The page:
Wednesday, January 23, 2008

NASSP style?

While pondering on what to write in this post, I came to realize that even though I use the expression "NASSP style" quite often in this blog, I may have never really taken the time to explain in a bit more details what exactly I meant by this. I'm not to sure where that expression came from, I believe I may have coined it during a conversation I have with my old partner-in-crime Castorp, back in early 2006.

NASSP is an on-going project to bring a realistic Apollo add-on to Orbiter. By realistic, I mean an high-fidelity add-on which not only simulate the various aspect of a mission but also simulate the many systems and sub-systems which compose a launch vehicle and a spacecraft (like the NASSP folks said : "accurate simulation of the internal systems"). Procedures straight from the official Apollo documents can be used in NASSP, with gazillion of switches, knobs and buttons to switch, turn, press. Needless to said, this is a daunting (yet exciting) task, both for the add-on developers and for the users.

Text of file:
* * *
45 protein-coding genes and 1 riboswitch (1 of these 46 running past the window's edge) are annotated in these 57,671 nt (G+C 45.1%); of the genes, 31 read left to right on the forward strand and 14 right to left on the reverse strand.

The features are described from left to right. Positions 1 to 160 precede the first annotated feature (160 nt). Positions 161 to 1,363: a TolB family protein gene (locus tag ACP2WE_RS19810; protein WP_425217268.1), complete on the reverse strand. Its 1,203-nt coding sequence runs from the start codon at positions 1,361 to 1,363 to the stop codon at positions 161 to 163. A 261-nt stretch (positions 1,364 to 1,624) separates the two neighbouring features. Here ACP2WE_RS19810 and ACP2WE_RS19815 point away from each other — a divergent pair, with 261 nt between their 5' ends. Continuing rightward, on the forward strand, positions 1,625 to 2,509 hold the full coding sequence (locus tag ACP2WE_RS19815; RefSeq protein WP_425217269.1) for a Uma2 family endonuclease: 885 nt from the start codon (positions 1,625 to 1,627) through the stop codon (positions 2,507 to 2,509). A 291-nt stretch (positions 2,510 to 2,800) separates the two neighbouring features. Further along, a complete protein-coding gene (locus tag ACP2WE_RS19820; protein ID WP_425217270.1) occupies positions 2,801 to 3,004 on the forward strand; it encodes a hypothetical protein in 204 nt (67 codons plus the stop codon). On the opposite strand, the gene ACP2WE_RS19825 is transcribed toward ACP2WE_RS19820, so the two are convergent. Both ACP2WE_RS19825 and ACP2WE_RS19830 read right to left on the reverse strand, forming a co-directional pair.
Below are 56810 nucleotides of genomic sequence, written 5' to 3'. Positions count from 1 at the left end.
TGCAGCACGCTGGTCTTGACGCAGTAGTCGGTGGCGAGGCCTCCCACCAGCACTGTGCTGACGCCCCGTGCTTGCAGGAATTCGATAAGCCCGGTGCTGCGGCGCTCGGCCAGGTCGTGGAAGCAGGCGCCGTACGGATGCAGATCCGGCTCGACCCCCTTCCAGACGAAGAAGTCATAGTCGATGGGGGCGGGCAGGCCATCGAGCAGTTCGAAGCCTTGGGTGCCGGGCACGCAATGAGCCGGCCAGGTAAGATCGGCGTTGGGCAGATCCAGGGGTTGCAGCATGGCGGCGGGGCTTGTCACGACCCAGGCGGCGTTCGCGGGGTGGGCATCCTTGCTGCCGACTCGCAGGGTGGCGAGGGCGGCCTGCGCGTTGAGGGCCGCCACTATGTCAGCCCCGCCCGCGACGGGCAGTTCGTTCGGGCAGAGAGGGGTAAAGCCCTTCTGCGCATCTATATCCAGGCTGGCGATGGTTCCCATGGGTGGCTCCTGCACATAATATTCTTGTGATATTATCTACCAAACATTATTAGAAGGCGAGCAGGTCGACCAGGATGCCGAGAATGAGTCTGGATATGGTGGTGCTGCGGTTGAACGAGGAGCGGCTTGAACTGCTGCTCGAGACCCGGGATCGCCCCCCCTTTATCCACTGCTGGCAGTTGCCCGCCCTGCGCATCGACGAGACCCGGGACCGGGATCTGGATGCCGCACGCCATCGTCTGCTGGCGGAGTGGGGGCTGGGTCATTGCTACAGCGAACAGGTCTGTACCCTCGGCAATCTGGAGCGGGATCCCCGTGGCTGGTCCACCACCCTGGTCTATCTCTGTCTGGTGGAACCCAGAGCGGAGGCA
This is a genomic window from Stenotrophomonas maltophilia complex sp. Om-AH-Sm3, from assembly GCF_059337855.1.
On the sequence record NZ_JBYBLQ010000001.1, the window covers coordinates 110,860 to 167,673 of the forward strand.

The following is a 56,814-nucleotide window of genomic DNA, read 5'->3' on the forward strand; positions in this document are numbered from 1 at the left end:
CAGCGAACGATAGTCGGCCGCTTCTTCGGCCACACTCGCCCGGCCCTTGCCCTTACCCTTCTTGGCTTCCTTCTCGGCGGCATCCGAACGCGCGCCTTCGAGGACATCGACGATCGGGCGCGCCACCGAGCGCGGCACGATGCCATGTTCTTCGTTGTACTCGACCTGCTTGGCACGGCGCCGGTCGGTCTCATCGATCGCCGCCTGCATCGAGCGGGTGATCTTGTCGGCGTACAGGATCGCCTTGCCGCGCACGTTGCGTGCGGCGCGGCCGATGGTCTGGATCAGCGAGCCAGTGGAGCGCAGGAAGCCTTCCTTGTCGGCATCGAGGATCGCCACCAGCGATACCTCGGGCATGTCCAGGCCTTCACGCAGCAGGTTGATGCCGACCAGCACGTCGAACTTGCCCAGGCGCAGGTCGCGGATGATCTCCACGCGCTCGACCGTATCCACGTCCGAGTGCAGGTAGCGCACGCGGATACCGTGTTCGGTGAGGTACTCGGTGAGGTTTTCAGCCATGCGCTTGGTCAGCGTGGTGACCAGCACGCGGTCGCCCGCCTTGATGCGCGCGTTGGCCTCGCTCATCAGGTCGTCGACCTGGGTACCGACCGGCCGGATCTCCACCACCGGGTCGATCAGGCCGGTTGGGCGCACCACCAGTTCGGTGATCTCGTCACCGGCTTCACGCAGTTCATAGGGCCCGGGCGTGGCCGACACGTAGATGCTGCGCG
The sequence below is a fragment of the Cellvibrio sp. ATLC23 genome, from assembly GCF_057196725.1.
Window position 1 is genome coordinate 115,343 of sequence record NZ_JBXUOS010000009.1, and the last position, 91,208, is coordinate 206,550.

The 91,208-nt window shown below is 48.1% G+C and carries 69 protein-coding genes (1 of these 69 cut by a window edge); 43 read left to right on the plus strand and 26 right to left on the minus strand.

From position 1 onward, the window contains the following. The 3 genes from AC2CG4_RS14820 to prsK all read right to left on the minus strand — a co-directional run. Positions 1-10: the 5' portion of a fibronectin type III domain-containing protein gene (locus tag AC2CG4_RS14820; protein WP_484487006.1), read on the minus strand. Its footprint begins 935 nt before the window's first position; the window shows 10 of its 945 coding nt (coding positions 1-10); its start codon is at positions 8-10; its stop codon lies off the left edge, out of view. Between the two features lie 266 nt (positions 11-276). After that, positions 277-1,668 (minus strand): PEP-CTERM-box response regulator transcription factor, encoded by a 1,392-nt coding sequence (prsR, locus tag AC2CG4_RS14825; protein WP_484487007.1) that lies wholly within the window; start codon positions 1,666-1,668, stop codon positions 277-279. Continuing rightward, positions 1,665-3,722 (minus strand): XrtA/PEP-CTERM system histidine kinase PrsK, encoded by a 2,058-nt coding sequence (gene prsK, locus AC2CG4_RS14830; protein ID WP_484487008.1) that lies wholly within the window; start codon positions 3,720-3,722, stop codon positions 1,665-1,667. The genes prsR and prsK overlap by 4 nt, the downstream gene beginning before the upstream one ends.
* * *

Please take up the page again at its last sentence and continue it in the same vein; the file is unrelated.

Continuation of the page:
Been the first add-on (AFAIK) of such level of detailing, NASSP not only defines the genre but also set the bare very high for all of us (wannabe) add-on makers. Thus, when I said that our (still under wrap) add-on will be "NASSP style", I mean that we are aiming for a similar (likely higher in fact) level of details and realism (oh yeah, we know, it's a bold statement!).

Just to give you an idea, here is a list of what we will be simulating on the launch vehicle:
  • Propulsion
  • Auxiliary fluids system
  • Propellant system
  • Hydraulic system
  • Pneumatic system
  • Electrical power system
  • Environment Control system
  • Flight control system
  • Instrumentation
  • Interfaces
To be honest I should said that for a couple of the above categories, we won't go deeper than having a bunch of black boxes inter-acting between each others, since their level of complexity is above what we can (or care to) achieve. However in most case, we are hoping to simulate the functioning with a fair (and painful) amount of details (e.g Propulsion system). Since we also have to keep things frame-rate friendly, we'll likely have to cut corners in some cases.



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